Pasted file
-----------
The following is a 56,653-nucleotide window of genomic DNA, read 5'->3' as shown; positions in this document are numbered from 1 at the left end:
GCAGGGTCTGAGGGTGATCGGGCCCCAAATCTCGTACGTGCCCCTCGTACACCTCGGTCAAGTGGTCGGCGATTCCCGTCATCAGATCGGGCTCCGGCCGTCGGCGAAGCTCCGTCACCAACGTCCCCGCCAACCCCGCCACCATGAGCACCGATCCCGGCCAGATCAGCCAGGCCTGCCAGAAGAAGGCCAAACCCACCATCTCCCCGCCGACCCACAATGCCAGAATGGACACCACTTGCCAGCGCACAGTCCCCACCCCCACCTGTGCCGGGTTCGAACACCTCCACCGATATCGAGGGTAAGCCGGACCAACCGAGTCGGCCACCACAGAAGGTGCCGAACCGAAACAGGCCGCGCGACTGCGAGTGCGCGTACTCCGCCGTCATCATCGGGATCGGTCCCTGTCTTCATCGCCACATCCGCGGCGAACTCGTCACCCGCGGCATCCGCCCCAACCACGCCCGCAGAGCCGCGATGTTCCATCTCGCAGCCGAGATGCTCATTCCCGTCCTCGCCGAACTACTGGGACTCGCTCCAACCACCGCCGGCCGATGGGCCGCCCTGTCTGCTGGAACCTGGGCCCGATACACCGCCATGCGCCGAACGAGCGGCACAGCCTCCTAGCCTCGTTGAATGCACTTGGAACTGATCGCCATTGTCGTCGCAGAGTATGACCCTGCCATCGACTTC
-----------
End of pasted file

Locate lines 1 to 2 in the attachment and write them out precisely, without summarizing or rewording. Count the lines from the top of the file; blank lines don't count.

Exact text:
The following is a 56,653-nucleotide window of genomic DNA, read 5'->3' as shown; positions in this document are numbered from 1 at the left end:
GCAGGGTCTGAGGGTGATCGGGCCCCAAATCTCGTACGTGCCCCTCGTACACCTCGGTCAAGTGGTCGGCGATTCCCGTCATCAGATCGGGCTCCGGCCGTCGGCGAAGCTCCGTCACCAACGTCCCCGCCAACCCCGCCACCATGAGCACCGATCCCGGCCAGATCAGCCAGGCCTGCCAGAAGAAGGCCAAACCCACCATCTCCCCGCCGACCCACAATGCCAGAATGGACACCACTTGCCAGCGCACAGTCCCCACCCCCACCTGTGCCGGGTTCGAACACCTCCACCGATATCGAGGGTAAGCCGGACCAACCGAGTCGGCCACCACAGAAGGTGCCGAACCGAAACAGGCCGCGCGACTGCGAGTGCGCGTACTCCGCCGTCATCATCGGGATCGGTCCCTGTCTTCATCGCCACATCCGCGGCGAACTCGTCACCCGCGGCATCCGCCCCAACCACGCCCGCAGAGCCGCGATGTTCCATCTCGCAGCCGAGATGCTCATTCCCGTCCTCGCCGAACTACTGGGACTCGCTCCAACCACCGCCGGCCGATGGGCCGCCCTGTCTGCTGGAACCTGGGCCCGATACACCGCCATGCGCCGAACGAGCGGCACAGCCTCCTAGCCTCGTTGAATGCACTTGGAACTGATCGCCATTGTCGTCGCAGAGTATGACCCTGCCATCGACTTC